Physical abuse at home does more than leave some children with broken bones, burns, and other injuries. Scientists now suspect that, over time, this parental cruelty tunes a school-age child’s perceptual system to pick up signs of anger in others’ facial expressions.
Physically abused kids adapt to their harsh reality by developing an emotional radar for glimmers of anger, theorizes psychologist Seth D. Pollak of the University of Wisconsin–Madison.
“Perceptual categories for specific emotions are flexible and subject to learning during childhood,” Pollak says. As an abused child’s brain incorporates this emphasis on detecting anger, he or she has increasing difficulty connecting with others in school and elsewhere, Pollack suggests.
He and Wisconsin colleague Doris J. Kistler report their findings in the June 25 Proceedings of the National Academy of Sciences.
Using posed facial expressions of happiness, sadness, fear, and anger, the researchers created digital images that gradually change from one emotion to another. For example, in one series of images, a face starts angry and ends up sad, displaying a shifting blend of the emotions in between.
Pollak and Kistler presented these images to 23 physically abused and 17 nonabused children, all around 9 years old. The children first examined pairs of faces with slightly different expressions and tried to identify which of the pair matched a third face. A given facial pair might include, say, one face that is 100 percent happy and one that’s 80 percent happy and 20 percent sad. The children then reported what they saw as the dominant emotion in each image.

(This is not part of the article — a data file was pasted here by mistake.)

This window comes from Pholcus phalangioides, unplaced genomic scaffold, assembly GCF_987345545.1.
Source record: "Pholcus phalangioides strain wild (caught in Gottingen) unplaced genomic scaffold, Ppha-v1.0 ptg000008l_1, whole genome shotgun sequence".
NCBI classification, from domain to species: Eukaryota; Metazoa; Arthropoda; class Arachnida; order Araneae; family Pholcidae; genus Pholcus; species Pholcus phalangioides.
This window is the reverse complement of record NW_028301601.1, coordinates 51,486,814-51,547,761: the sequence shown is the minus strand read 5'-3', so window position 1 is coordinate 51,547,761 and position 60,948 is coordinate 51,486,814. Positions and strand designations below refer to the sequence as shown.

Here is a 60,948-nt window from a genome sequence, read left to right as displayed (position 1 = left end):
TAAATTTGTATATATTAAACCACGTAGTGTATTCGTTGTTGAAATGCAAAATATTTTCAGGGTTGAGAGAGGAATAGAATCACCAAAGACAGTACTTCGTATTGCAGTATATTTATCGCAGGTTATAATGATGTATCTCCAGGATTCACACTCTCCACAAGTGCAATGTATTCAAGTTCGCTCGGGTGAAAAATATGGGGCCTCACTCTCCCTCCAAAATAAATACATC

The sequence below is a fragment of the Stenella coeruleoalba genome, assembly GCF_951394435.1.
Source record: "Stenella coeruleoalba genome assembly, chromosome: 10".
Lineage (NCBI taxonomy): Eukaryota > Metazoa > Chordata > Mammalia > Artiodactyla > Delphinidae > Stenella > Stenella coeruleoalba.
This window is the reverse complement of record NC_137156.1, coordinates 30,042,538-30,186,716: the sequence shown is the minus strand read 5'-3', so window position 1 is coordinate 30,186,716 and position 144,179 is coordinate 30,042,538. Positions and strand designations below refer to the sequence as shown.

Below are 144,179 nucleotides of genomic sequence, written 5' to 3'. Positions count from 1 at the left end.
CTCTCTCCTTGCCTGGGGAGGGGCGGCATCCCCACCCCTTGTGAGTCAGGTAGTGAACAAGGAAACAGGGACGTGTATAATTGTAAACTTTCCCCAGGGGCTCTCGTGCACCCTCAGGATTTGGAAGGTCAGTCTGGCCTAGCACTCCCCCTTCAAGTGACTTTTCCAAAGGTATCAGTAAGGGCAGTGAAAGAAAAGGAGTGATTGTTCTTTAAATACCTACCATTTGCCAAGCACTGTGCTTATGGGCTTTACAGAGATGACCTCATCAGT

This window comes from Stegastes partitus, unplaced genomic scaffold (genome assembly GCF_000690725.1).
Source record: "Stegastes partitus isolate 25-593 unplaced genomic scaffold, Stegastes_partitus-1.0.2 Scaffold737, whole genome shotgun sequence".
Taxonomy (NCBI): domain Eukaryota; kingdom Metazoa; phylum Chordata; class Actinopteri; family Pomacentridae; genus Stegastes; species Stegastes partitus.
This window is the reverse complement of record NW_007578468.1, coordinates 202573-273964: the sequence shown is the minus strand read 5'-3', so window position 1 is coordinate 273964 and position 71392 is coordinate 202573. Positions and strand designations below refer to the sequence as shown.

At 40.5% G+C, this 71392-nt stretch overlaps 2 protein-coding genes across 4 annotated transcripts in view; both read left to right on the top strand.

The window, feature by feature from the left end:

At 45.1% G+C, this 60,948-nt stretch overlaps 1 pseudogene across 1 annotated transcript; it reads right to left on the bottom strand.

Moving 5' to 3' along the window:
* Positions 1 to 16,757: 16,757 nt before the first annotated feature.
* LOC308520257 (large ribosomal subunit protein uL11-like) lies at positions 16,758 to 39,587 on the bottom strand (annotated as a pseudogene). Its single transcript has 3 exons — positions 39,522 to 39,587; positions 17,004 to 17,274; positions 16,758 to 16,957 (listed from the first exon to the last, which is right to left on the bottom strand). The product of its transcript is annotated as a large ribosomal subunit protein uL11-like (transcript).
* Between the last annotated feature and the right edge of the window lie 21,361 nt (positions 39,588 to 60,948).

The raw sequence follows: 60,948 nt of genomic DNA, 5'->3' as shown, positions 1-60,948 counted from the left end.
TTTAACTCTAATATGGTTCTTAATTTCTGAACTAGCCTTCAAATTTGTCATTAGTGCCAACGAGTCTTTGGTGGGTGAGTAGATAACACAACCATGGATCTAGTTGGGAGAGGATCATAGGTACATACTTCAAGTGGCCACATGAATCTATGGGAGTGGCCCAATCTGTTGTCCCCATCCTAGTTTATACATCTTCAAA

Both abused and nonabused kids recognized pure expressions of each emotion. The two groups also responded comparably to blends of happiness with sadness or fear.
However, abused children reacted far more strongly than the others did to signs of anger. They labeled faces as angry even when that emotion contributed only 40 percent to the expression. Nonabused children identified anger only when it contributed at least 70 percent. Moreover, abused kids had more difficulty than their nonabused peers did in telling apart expressions that predominantly consisted of anger.
These findings highlight how children learn to cope with physical abuse, comments psychologist Megan R. Gunnar of the University of Minnesota in Minneapolis–St. Paul. “Physically abused kids become experts at perceiving anger with a minimal amount of information,” she says.
A parallel process may apply to children of depressed parents, adds psychologist Nathan A. Fox of the University of Maryland at College Park. These kids could become sensitized to elements of sadness in facial expressions.